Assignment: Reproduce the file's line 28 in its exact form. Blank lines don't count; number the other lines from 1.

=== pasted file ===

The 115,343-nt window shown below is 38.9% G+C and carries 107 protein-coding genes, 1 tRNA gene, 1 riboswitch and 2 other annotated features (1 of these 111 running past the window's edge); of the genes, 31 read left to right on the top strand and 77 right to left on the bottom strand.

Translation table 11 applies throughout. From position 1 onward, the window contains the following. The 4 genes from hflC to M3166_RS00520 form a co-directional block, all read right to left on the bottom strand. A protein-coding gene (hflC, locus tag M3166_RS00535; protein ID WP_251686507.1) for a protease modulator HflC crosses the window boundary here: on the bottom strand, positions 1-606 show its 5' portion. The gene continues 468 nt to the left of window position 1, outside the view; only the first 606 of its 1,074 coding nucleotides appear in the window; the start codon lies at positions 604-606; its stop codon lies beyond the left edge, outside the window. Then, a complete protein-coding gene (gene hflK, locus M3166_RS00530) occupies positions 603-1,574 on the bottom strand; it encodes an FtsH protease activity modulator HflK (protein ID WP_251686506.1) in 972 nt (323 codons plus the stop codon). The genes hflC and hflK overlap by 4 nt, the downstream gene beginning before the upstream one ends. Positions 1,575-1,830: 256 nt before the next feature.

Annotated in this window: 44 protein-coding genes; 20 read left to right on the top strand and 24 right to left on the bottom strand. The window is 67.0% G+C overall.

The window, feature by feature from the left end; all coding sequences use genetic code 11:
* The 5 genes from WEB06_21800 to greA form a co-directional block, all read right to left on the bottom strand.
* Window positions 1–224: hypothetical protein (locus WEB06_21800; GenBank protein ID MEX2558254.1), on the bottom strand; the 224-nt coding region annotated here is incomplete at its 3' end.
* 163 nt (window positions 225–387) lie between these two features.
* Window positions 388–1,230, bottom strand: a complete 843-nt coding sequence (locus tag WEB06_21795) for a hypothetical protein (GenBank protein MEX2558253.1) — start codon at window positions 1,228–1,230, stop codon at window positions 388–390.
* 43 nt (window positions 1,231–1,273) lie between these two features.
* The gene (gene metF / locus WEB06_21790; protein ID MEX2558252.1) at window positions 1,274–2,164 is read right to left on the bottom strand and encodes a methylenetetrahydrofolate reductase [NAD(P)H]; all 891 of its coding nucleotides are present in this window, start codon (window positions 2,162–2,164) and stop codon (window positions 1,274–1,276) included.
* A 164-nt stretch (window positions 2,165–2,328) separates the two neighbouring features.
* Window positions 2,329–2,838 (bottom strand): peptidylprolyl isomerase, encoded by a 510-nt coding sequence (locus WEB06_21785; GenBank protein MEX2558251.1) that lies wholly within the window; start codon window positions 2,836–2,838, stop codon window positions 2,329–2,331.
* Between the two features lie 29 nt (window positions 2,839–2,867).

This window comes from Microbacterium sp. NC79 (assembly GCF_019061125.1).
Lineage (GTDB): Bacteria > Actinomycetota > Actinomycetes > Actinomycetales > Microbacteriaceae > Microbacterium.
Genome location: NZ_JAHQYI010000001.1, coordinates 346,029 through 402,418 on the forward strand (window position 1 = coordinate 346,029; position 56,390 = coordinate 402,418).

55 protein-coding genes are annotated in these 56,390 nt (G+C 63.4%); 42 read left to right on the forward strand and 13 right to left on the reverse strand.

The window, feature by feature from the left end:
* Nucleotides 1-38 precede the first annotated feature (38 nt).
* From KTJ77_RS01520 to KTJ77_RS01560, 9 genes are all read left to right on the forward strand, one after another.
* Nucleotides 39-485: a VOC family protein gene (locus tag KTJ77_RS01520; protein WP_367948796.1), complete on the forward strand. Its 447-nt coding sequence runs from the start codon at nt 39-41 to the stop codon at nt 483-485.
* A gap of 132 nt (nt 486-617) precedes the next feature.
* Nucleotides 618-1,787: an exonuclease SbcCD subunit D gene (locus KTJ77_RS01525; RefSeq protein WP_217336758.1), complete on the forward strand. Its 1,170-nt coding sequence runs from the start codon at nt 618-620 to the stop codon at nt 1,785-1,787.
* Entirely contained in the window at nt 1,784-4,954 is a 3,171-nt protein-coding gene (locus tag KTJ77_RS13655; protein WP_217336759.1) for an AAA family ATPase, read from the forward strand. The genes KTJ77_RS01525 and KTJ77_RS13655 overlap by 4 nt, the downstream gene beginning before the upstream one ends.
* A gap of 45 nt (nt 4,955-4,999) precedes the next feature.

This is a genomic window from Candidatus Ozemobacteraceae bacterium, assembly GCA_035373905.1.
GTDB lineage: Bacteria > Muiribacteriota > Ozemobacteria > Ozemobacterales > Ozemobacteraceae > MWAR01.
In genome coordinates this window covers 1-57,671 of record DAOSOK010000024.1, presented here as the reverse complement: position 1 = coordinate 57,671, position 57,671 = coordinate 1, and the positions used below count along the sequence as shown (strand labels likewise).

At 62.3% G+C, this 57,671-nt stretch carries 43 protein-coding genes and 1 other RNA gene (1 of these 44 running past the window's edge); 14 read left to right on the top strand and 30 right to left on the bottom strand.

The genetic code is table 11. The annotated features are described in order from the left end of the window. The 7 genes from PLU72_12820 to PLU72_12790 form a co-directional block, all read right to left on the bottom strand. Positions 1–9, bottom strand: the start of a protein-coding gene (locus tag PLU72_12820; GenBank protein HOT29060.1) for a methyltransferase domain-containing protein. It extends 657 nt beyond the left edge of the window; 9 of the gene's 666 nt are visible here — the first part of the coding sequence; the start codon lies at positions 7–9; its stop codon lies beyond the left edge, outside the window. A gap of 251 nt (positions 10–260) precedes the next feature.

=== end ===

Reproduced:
In genome coordinates this window covers 1-57,671 of record DAOSOK010000024.1, presented here as the reverse complement: position 1 = coordinate 57,671, position 57,671 = coordinate 1, and the positions used below count along the sequence as shown (strand labels likewise).